We began our first IVF with all of the confidence in the world. I was hyperfertile and had naturally conceived triplets (we lost one at 6 weeks), for god's sake! There was no reason to expect any issues. We talked baby names, and nursery d├ęcor, and planned for a beautiful baby girl. We even spent an extra $5,000 to choose the gender since we were so sure it would work. And, it did. For about two seconds. Our little girl tried to stick, but failed, and we walked away with a BFN and shattered hopes.

I'm not sure that I would have had the strength to do IVF again on my own. IVF wasn't as difficult physically as I'd expected, but it ripped out my heart and broke it into a million little pieces. But, James never doubted. He said we'd keep trying until we succeeded, no matter how many tries it took, or how much money it cost (our insurance covered just under two attempts). And so, I dragged my bitter, cynical self to the RE for another million sessions with the dildo cam, and we did a second cycle. But, I was afraid to hope. I no longer believed that it would work. Until about 2 days after our transfer. When I just knew. I knew I was pregnant, and I knew it was triplets. A few days later, I peed on about my 100th stick and I got a BFP! And, a few weeks later, it was confirmed. I was right. Three beautiful little sacs, with three beautiful little heartbeats. Triplets!!!

Since we already had three children, you might think that we were somewhat dismayed by the news that it was triplets. But, we were probably the happiest people in the world to be having triplets. We were over the moon with excitement. We emailed ultrasound videos, and created a blog, and couldn't wait to meet our three little angels. We never doubted and never regretted it. We were having triplets, and we were thrilled.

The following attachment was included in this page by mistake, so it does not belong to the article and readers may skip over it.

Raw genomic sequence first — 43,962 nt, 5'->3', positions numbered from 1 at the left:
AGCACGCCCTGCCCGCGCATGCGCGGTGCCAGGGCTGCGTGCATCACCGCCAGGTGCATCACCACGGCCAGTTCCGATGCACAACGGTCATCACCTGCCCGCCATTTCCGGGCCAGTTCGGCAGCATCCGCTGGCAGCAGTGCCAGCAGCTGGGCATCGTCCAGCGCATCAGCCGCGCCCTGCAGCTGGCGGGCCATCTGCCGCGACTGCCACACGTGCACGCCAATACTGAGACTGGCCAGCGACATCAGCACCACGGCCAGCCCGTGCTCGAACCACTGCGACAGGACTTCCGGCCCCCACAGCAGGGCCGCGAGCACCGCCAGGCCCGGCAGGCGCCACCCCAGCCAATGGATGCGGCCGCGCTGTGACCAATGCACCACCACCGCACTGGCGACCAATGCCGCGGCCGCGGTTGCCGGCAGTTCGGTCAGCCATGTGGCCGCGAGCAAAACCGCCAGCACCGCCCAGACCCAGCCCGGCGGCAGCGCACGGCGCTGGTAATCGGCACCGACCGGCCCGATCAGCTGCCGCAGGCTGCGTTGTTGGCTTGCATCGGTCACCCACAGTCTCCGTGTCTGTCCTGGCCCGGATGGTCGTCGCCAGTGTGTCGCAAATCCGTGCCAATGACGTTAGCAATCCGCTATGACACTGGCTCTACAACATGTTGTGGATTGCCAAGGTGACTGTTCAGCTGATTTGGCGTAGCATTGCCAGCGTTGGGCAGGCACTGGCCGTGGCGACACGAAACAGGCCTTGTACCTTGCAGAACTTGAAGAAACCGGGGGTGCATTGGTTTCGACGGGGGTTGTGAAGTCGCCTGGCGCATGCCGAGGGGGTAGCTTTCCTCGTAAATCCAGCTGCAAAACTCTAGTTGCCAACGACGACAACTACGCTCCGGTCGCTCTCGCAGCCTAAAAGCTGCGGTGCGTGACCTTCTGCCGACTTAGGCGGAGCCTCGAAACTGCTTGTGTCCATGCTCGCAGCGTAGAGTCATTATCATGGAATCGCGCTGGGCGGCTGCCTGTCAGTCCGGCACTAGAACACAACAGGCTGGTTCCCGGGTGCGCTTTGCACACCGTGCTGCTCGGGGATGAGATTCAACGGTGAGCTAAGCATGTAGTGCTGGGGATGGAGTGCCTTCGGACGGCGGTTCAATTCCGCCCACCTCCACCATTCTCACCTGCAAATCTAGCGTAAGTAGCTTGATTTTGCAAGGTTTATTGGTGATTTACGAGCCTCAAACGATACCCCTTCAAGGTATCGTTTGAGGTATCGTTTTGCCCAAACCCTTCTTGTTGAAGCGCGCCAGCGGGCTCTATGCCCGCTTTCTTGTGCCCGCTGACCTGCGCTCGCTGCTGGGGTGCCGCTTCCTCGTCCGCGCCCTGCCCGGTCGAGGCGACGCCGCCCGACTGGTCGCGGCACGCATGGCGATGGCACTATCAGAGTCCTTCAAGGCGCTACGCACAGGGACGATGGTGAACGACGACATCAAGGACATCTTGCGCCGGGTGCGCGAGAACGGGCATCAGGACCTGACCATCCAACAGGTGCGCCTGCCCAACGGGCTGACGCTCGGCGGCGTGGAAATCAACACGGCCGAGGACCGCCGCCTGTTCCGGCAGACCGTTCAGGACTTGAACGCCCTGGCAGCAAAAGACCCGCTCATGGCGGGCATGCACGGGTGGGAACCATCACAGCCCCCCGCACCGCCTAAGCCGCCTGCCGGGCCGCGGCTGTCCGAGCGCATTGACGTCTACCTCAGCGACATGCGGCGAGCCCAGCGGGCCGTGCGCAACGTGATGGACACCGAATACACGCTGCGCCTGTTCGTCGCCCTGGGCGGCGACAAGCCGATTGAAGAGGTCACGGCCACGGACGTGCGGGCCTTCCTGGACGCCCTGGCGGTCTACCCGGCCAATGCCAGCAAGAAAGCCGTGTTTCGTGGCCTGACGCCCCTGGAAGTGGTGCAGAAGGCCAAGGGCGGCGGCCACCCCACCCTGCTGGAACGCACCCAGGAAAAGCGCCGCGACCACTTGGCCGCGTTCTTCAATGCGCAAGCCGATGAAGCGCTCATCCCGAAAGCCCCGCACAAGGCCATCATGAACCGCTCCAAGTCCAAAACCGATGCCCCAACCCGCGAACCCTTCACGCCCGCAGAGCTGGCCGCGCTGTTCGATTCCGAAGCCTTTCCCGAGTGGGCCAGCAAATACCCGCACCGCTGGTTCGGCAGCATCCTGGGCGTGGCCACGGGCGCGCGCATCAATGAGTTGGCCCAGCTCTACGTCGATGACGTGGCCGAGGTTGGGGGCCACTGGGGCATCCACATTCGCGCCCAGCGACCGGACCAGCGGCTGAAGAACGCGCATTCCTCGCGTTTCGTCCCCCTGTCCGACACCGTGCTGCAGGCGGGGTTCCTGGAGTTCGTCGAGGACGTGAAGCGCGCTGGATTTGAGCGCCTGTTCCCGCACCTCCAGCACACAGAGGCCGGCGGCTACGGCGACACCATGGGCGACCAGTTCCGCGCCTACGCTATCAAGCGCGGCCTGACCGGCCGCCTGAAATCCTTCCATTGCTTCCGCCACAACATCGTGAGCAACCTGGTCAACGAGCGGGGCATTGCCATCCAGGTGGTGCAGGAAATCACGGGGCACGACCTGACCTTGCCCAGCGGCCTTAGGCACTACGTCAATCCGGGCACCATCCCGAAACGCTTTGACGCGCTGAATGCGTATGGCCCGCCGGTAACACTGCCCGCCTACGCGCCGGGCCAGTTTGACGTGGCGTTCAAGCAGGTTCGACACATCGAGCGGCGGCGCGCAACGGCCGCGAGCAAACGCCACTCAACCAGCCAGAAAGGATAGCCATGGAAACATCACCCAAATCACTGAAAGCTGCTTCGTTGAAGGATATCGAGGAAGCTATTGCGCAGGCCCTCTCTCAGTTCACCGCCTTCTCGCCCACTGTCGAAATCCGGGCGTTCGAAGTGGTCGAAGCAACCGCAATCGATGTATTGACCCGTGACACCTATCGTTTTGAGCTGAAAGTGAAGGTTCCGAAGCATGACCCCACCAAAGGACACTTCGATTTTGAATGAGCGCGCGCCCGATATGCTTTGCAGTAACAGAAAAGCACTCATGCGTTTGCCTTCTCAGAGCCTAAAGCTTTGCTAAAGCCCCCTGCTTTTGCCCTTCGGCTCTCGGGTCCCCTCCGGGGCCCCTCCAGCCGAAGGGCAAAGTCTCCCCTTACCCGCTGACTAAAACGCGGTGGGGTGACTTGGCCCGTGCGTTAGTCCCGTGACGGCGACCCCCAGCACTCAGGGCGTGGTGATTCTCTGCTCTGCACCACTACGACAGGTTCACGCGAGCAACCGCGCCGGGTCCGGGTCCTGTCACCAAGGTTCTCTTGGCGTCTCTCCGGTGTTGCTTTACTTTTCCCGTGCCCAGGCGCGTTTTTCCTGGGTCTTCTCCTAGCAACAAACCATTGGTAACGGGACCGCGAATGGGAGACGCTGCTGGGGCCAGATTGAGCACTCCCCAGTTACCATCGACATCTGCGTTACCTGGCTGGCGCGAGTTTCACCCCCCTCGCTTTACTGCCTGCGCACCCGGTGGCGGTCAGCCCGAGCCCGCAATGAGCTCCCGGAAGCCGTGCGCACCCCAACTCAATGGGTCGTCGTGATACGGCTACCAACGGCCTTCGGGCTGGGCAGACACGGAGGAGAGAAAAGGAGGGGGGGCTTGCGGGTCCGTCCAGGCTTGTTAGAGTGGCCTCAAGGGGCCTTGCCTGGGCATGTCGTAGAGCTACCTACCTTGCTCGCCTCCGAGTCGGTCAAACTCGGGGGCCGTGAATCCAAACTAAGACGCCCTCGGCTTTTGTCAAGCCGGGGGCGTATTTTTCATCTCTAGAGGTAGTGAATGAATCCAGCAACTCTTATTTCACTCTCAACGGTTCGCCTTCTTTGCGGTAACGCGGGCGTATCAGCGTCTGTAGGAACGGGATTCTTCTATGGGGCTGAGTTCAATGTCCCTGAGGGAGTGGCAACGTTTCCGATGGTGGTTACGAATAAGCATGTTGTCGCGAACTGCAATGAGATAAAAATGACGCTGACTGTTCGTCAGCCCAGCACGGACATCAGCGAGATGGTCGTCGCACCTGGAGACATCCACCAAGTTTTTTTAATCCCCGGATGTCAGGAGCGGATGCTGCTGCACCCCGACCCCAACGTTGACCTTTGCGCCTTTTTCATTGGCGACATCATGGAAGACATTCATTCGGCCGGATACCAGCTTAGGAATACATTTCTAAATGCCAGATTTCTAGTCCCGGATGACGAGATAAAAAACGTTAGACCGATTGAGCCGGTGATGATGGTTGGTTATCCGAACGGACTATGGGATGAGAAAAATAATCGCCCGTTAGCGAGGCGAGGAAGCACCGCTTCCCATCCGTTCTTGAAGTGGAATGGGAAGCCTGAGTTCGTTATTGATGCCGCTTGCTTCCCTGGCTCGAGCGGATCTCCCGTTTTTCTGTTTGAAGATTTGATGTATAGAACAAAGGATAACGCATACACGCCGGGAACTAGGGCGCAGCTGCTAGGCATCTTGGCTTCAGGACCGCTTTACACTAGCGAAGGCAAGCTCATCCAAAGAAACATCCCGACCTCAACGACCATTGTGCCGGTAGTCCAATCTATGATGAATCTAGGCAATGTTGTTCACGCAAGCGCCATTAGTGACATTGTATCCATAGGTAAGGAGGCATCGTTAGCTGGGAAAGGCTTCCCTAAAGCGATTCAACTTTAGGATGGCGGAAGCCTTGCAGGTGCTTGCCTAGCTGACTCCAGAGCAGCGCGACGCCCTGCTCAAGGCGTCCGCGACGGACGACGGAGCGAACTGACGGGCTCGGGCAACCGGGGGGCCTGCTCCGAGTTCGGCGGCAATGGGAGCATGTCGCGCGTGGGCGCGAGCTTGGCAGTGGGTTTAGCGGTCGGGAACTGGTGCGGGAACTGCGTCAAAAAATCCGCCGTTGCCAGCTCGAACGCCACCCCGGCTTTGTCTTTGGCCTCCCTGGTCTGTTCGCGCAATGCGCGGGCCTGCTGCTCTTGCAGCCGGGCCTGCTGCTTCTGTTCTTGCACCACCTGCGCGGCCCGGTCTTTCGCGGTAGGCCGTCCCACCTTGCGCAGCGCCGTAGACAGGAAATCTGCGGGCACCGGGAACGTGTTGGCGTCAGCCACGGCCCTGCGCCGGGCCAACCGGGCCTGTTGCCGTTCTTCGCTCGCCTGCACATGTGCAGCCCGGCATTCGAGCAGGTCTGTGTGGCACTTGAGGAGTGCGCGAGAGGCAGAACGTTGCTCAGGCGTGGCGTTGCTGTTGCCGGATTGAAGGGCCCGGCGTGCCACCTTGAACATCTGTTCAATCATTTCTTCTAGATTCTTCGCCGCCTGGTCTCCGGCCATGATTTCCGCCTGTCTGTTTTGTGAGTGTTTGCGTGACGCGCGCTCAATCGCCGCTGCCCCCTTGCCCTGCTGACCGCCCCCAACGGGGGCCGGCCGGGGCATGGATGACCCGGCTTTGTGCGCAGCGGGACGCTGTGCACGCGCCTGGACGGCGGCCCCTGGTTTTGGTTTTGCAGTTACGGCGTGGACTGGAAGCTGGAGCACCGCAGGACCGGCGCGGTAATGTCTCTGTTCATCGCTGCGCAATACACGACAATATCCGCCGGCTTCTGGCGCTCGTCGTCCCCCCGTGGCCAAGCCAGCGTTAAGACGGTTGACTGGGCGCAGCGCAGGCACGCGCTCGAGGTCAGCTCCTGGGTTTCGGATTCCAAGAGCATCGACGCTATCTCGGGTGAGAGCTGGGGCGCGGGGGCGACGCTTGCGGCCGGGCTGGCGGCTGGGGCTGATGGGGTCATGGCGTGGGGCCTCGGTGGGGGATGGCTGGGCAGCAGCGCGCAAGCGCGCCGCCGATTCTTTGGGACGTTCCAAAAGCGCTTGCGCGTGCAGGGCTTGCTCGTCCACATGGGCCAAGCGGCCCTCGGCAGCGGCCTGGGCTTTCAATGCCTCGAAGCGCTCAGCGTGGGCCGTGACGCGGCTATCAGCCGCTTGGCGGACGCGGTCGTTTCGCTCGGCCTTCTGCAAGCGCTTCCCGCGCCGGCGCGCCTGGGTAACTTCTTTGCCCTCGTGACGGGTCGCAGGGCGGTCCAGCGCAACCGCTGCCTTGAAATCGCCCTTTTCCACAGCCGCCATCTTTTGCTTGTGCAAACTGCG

One day, at 9w5d, I had a teeny tiny spot of blood. That's it. Literally one spot of blood. But, my MFM said to come on in and get it checked out. On my way there, I kept imagining what I'd tell people when we found that one of our babies had died. I had no reason to suspect that one speck of blood meant that we'd lost a baby. But, I knew. Baby B no longer had a heartbeat. He'd been wiggling and waving at us on the ultrasound only one week before, but now he was gone. I've never cried that hard in my life, and there is not a day that goes by that I do not think about what should have been, or the baby that never was. He lives in my heart, and I miss him deeply.

But, this isn't a sad story. Because, after 22 weeks of bedrest, six weeks in the hospital (including Thanksgiving, Christmas, and New Year's!), two placental abruptions, and about a million hours spent Nesting, our two beautiful girls were born: Alice Priscilla and Charlotte Ellen. They were born at 32 weeks, and weighed in at 4 pounds even (Alice) and 3 lbs 13 ounces (Charlotte). They were perfect… but a little undercooked. Alice never really needed anything except time to learn to feed and grow, but Charlotte took after her big brother Camden and spent 7 days on the vent. Still, they both came home at just over 1 month old, and they have never had a single health problem since.

Alice is our go-getter, always on the move, always smiling, always ready to join in the fun. Charlotte is our cuddle bug, always giving kisses, fussy unless we're with her, and a mama's girl. These days, at just shy of 8 months old, they roll and sit and eat solid foods and sleep (sometimes) and laugh and smile, and generally brighten our lives every day. They are our sunshine.

Incidentally, James's mother had two sets of twins. I used to laugh and say "who does that?!" Well, the answer is me! And I wouldn't change it for the world.

No comments: